Searching for the right job in ABA, or any field, can be a challenging and sometimes frustrating experience. How does one prepare for an interview? How do you ascertain if the agency you’re interviewing with is a good fit for you, your values, and how you work?

When we connect with people who are pursuing a career in ABA, we weigh both the candidate’s astuteness in clinical practice as well as whether they would be a good cultural fit with the organization. We ask, how does this candidate relate to clients, caregivers, and other employees? How would she be as a supervisor or supervisee? Can he effectively receive and incorporate feedback? Is she or he “animated?”

It’s just as important for the candidate to assess the organization she is applying for. Animate Behavior Co-Founder and Chief Operations Officer, Yaz Aboul, M.S.,BCBA shares valuable tips for ABA professionals who are just entering the field from graduate study or are looking for the right company.

ABA Career Search Tips from Animate Co-Founder, Yaz Aboul, M.S.,BCBA

Resumes Not CVs

A good resume is one page. Most agency recruiters and hiring managers don’t want to read more than a one-page resume to start off, especially if they are getting lots of applicants. A CV is not really meant to get a job, whereas a resume is. Your resume should highlight the accomplishments you’re most proud of and those that you feel would be of best use to a potential employer. The only exception to this is when you’re being interviewed by another clinician. A Clinical Supervisor may appreciate your research interests and experiences, but it is probably best just to list your interests (or omit them) and instead discuss in the interview. A Resume Should Include the Following:

A Resume Should Include the Following:

  • Education, relevant trainings, and certificates
  • Work experiences
  • Relevant personal and professional skills
  • References
  • Research interests (optional if you have room)
  • Good grammar (and no typos!)

Do your homework

If you are interested in a company or a position, do your homework. Read their entire website, read the executives’ bios, see what jobs are posted, look them up on Facebook and other social media channels. Coming prepared with this knowledge will demonstrate your professionalism and interest in the agency, and job. Furthermore, you will get a better feel and understanding of the company.

Prepare Questions and Prepare to Be Questioned

A common interview question is to ask if you have any questions about the company or position. Try to have a few thoughtful questions prepared. Below are some good vetting questions to help you sort out a bad agency from a good one (these are from my own personal experience)

Ask About Supervision

How often is it provided? Who provides it? Is supervision done in the group format or one-on-one (I recommend looking for both).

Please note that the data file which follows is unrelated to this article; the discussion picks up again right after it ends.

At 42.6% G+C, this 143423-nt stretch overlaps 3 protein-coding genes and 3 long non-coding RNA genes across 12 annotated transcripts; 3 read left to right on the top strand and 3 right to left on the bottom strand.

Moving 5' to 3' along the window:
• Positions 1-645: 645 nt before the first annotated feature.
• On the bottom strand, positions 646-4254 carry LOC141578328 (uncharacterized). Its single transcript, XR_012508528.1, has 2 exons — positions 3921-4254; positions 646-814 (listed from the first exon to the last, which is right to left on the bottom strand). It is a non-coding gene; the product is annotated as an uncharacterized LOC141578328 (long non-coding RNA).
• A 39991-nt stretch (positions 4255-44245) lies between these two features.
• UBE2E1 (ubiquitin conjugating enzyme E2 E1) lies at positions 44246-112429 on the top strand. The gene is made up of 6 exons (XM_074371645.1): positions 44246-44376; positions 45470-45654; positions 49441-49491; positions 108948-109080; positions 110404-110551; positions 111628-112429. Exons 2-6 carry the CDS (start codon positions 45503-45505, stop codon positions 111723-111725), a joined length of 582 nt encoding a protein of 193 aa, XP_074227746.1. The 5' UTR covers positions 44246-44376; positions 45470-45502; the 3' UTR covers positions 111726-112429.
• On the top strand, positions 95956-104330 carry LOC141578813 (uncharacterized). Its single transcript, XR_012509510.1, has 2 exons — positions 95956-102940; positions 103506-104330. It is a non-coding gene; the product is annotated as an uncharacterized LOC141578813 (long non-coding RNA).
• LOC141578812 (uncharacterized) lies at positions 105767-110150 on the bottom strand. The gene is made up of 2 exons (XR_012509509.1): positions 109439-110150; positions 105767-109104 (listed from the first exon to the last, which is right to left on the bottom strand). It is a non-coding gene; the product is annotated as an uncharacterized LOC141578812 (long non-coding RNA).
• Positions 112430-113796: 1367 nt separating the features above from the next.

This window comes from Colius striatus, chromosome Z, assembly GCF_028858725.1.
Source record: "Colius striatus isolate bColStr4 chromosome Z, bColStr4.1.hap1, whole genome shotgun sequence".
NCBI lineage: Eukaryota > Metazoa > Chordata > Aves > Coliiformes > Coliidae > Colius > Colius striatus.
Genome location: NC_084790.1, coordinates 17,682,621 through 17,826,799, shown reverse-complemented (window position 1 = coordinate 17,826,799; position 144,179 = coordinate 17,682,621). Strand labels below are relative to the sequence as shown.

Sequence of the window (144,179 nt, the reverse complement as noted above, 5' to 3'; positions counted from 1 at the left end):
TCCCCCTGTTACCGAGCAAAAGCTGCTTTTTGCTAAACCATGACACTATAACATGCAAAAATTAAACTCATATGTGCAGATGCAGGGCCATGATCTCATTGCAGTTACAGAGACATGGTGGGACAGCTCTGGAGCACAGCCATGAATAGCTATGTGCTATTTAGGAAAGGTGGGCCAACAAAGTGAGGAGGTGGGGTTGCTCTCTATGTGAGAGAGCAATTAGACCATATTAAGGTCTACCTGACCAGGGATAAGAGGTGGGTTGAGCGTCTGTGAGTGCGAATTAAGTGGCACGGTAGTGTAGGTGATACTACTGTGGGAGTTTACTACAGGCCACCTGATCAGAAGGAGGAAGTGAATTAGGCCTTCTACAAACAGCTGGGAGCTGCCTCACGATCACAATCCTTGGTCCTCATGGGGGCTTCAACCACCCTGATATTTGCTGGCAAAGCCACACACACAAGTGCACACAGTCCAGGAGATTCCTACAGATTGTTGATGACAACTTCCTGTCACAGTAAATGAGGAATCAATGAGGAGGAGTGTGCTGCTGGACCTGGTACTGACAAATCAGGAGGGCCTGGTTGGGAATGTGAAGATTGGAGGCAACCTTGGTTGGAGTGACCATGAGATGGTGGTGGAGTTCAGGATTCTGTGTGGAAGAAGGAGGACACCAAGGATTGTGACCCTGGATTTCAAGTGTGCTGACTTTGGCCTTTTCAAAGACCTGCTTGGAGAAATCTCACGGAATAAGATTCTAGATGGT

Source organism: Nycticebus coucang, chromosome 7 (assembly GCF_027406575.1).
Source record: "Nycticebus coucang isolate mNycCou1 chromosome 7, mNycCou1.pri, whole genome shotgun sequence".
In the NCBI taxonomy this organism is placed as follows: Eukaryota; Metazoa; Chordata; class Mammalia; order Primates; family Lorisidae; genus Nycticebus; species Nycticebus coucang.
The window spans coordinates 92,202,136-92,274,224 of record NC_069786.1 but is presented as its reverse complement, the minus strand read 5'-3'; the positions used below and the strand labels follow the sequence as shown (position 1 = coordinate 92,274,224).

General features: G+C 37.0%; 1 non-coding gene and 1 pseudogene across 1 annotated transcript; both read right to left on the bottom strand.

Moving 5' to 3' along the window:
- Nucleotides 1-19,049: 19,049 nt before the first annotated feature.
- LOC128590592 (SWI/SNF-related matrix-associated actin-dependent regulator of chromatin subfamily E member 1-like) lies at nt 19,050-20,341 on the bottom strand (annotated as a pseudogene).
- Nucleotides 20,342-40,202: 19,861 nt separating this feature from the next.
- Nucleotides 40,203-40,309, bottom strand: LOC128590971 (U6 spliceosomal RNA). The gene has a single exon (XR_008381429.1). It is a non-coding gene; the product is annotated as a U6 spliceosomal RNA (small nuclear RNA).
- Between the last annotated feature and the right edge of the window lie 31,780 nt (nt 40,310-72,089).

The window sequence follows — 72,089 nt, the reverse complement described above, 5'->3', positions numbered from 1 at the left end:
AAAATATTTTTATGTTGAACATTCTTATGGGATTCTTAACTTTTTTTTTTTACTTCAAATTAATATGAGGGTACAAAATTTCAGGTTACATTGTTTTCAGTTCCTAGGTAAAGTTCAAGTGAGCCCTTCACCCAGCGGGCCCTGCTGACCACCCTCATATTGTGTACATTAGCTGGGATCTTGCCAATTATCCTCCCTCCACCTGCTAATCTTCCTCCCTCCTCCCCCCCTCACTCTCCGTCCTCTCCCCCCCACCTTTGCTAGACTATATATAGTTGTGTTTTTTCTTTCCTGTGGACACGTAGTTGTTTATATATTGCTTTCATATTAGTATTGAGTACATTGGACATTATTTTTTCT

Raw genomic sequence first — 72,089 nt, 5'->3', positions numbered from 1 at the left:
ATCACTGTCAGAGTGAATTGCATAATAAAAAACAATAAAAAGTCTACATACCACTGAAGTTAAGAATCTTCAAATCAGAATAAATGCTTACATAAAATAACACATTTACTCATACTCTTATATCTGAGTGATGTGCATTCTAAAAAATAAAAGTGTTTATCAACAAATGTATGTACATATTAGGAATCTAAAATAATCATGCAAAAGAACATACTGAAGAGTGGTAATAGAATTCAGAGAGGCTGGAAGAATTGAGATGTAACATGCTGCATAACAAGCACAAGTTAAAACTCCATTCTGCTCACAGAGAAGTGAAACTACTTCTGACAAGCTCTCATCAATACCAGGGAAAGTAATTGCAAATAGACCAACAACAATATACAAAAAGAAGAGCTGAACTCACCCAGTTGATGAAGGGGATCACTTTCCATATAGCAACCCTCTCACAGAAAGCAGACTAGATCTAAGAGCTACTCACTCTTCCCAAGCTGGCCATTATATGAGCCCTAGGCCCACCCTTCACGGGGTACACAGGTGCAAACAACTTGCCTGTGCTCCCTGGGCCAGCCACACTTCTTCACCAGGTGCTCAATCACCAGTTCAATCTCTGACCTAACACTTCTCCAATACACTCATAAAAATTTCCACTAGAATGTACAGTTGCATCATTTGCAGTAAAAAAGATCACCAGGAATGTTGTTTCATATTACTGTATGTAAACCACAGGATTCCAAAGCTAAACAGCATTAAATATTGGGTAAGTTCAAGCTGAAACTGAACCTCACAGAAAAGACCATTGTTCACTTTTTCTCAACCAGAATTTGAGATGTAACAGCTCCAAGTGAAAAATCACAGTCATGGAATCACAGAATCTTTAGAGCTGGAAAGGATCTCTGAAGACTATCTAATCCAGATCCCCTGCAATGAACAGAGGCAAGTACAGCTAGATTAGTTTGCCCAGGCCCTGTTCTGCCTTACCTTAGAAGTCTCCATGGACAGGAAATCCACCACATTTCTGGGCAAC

Ask About Caseloads and Training

It’s very common to be pushed into a position you are not ready for, and one you are not fully trained to do. An expectation that one will either sink or swim is very common in this field, and burn out and “drowning” are even more common. You are looking for lengthy training and gradual fade in of clients and hours. Learning a company, its culture, its roles, and how clients and staff are managed, is no easy or quick task. However, it is possible to get a sense of how an organization is operated and what philosophies are foundational.

Ask Who Runs the Company

You are looking to see if a clinician is truly in charge, this is key to avoiding major ethical conflicts.

Ask About Location and Drive Time

Excessive driving to and from client sites is a common factor that causes BCBA burnout. In-home ABA requires a lot of it, and if your regions and clients are spread out, you may find yourself in the car for most of the day. This can make billable requirements difficult to attain and, sometimes, unsustainable.

Ask About Growth

A good agency controls their growth and scales appropriately. An agency trying to take over the world of ABA will very likely struggle in all of the key areas. Growth is not a bad thing, but rampant expansion can be a bad sign. You are looking for reasonable and ethical growth plans and strategy.

These questions will help you to learn more about the agencies you’re applying for. You’ll begin to get an understanding of how the organization runs, what the agency’s values are, and how closely aligned the agency’s mission is to its actual operations.

At Animate Behavior, we are open to inquiry and connecting with passionate ABA clinicians. If you have questions about careers with us, or just want to learn more about what the field has to offer you, click here now to send us a message.

 

 

 

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